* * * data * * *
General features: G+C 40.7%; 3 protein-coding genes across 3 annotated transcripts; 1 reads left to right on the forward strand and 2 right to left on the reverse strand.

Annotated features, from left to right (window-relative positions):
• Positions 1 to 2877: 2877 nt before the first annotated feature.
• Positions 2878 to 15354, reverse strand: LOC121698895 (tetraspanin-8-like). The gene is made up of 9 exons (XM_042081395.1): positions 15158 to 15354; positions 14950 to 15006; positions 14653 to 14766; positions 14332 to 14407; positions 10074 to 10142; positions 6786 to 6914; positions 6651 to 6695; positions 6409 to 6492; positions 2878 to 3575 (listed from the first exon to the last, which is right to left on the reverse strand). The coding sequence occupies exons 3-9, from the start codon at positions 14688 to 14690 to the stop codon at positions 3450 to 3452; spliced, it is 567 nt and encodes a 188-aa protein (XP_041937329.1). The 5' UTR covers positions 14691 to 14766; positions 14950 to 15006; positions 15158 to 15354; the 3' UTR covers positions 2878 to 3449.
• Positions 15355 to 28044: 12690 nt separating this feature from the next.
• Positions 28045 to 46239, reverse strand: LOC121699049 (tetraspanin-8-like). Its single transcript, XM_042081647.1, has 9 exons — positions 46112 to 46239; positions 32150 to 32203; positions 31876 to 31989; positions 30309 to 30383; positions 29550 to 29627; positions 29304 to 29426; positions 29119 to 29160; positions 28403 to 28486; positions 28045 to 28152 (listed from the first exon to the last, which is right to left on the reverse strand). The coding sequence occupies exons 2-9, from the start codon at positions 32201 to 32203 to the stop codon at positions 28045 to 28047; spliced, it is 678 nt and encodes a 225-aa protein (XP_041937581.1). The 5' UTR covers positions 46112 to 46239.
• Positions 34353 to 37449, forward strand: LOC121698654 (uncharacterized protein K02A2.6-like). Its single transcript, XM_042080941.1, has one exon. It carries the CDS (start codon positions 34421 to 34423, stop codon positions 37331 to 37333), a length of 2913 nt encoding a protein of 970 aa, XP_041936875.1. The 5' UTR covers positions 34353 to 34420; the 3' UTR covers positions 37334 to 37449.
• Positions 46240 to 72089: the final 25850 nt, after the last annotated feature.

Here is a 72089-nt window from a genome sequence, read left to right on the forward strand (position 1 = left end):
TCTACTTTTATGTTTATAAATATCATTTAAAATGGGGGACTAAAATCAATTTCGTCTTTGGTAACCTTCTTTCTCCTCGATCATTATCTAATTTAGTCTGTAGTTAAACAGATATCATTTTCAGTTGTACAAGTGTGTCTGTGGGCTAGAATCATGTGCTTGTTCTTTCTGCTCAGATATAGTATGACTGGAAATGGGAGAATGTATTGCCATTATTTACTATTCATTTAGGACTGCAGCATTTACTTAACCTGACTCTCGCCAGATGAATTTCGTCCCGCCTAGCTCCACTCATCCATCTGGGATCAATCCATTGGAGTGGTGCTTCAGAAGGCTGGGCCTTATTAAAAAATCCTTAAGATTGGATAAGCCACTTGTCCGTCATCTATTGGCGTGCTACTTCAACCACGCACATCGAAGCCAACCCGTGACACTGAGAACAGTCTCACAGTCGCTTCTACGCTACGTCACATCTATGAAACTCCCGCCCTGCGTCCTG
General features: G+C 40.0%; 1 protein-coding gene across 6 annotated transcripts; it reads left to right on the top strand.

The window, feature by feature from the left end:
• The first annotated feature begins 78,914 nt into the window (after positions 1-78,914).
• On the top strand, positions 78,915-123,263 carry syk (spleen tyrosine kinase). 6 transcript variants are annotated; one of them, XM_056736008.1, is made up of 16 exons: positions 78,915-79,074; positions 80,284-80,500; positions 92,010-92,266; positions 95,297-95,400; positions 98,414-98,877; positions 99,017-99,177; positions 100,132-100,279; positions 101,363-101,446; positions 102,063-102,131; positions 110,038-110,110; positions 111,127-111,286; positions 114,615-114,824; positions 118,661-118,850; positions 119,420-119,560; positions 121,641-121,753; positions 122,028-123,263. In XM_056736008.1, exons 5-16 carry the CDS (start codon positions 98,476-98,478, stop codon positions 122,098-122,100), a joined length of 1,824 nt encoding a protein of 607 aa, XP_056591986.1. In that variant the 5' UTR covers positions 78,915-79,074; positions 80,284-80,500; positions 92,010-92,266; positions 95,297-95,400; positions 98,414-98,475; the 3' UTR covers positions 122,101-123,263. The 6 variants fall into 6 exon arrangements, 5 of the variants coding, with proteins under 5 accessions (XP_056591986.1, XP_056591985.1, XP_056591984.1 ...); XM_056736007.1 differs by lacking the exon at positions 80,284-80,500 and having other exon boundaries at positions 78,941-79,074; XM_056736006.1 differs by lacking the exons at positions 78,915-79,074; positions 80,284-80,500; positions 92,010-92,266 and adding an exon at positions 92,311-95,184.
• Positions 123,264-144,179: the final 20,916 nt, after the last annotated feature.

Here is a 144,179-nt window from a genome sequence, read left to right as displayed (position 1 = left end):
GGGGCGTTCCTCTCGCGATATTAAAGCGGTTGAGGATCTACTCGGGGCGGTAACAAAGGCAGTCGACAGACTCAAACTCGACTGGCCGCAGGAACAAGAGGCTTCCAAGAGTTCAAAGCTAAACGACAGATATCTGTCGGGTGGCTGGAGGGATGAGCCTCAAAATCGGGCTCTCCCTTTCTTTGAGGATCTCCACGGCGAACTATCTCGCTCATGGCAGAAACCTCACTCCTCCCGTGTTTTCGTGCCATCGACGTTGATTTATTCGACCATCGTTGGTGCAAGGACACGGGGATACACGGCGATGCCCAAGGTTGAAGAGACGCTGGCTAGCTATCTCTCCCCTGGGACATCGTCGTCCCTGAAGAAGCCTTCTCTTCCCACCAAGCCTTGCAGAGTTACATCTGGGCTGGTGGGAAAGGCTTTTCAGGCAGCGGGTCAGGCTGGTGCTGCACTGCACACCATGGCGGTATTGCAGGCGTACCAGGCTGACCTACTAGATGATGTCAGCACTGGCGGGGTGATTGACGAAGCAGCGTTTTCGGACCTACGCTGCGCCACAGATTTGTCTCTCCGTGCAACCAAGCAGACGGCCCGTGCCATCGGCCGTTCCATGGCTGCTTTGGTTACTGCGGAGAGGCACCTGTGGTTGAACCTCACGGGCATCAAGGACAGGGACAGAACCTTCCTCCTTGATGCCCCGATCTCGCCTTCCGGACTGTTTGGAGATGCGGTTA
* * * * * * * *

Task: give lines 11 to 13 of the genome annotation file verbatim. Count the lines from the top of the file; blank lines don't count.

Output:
General features: G+C 40.0%; 1 protein-coding gene across 6 annotated transcripts; it reads left to right on the top strand.

The window, feature by feature from the left end:
• The first annotated feature begins 78,914 nt into the window (after positions 1-78,914).